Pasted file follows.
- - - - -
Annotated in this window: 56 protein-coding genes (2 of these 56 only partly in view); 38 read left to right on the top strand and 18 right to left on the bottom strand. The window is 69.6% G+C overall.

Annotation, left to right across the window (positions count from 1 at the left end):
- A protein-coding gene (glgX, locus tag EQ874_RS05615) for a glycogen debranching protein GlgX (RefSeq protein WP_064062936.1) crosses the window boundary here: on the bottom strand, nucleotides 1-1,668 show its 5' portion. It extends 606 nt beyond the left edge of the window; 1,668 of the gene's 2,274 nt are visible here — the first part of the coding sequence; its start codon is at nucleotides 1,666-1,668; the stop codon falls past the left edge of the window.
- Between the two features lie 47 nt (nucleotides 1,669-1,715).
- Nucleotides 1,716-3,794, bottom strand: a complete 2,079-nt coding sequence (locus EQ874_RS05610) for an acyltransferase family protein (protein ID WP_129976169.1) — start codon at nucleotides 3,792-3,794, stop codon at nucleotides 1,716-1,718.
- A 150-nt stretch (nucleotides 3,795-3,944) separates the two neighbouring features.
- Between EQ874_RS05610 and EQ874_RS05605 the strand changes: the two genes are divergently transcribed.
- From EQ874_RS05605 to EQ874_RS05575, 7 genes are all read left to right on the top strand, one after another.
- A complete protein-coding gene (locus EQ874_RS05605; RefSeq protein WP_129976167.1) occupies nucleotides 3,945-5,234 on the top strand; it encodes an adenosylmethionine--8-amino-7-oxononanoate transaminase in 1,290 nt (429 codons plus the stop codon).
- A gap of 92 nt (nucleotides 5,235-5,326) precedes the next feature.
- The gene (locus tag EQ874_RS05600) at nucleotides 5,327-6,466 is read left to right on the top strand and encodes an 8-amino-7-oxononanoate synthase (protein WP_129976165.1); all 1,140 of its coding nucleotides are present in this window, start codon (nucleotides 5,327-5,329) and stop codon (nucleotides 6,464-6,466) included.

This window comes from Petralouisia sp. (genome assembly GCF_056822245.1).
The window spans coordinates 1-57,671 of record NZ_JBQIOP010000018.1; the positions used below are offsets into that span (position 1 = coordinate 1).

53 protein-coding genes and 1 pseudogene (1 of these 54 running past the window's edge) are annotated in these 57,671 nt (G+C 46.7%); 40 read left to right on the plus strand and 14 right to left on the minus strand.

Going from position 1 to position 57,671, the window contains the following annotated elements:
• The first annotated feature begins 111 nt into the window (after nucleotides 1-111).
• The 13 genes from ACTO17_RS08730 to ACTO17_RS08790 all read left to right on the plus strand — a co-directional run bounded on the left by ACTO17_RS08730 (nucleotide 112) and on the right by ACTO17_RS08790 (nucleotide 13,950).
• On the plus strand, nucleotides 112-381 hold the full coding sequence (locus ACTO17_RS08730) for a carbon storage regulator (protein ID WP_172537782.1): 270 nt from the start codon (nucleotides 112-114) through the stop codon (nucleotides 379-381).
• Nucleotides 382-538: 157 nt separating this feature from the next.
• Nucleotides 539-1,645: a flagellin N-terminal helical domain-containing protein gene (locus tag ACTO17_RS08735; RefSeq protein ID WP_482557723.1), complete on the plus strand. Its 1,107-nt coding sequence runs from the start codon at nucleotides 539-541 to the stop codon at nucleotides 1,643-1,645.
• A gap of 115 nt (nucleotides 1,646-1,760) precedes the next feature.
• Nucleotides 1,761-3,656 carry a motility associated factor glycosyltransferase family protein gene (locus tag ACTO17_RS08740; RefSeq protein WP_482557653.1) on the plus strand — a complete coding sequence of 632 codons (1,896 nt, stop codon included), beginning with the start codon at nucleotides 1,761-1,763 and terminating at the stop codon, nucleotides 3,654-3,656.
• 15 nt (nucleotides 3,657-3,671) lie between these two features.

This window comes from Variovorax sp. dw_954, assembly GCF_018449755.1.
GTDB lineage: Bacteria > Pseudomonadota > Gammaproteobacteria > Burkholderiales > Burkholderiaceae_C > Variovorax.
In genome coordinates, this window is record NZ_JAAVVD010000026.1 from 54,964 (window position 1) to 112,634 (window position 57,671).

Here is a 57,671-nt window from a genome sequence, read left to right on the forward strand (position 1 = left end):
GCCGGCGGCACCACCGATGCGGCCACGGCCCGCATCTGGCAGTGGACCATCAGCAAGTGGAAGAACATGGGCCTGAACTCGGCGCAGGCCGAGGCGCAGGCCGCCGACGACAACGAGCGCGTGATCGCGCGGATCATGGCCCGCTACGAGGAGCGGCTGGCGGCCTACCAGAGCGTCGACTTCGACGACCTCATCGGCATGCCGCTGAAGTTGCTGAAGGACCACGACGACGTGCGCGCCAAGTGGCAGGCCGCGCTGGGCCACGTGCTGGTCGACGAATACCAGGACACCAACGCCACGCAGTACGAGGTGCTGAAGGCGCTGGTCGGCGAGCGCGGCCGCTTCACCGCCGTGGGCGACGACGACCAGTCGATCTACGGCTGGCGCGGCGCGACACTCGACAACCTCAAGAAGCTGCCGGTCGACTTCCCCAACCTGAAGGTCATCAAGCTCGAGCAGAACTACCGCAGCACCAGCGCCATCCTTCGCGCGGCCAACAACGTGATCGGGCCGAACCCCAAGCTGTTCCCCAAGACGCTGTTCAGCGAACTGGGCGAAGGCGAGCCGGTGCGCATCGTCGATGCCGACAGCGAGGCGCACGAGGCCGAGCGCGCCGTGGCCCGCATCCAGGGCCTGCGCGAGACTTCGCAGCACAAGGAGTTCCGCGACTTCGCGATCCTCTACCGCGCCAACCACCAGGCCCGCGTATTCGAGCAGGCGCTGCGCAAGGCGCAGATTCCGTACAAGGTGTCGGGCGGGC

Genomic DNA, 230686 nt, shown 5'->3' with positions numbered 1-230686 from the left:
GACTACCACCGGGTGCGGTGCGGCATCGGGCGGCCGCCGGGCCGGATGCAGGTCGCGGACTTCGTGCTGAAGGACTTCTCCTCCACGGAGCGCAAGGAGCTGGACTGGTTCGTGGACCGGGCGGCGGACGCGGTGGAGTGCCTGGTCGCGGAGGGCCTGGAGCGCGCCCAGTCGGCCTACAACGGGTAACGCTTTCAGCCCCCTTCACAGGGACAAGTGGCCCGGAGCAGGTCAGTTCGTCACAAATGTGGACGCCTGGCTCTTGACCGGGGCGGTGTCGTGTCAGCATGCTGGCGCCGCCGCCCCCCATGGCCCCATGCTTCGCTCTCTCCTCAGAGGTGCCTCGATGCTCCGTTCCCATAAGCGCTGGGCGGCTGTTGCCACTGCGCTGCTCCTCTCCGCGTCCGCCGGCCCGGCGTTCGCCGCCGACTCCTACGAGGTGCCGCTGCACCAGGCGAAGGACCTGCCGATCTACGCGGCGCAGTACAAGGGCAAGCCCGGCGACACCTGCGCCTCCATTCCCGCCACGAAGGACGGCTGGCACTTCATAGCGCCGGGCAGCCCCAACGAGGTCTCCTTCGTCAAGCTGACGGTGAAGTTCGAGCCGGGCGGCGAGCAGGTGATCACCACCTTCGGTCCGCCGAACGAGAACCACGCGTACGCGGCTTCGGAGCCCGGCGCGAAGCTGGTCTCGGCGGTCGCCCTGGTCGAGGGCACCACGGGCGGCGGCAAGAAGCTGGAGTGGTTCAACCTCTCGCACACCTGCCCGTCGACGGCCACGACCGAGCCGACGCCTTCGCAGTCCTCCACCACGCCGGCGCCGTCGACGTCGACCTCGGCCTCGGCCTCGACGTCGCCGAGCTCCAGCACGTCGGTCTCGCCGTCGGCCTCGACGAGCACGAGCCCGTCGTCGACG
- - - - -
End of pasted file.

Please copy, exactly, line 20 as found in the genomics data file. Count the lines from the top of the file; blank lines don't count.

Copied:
• Nucleotides 539-1,645: a flagellin N-terminal helical domain-containing protein gene (locus tag ACTO17_RS08735; RefSeq protein ID WP_482557723.1), complete on the plus strand. Its 1,107-nt coding sequence runs from the start codon at nucleotides 539-541 to the stop codon at nucleotides 1,643-1,645.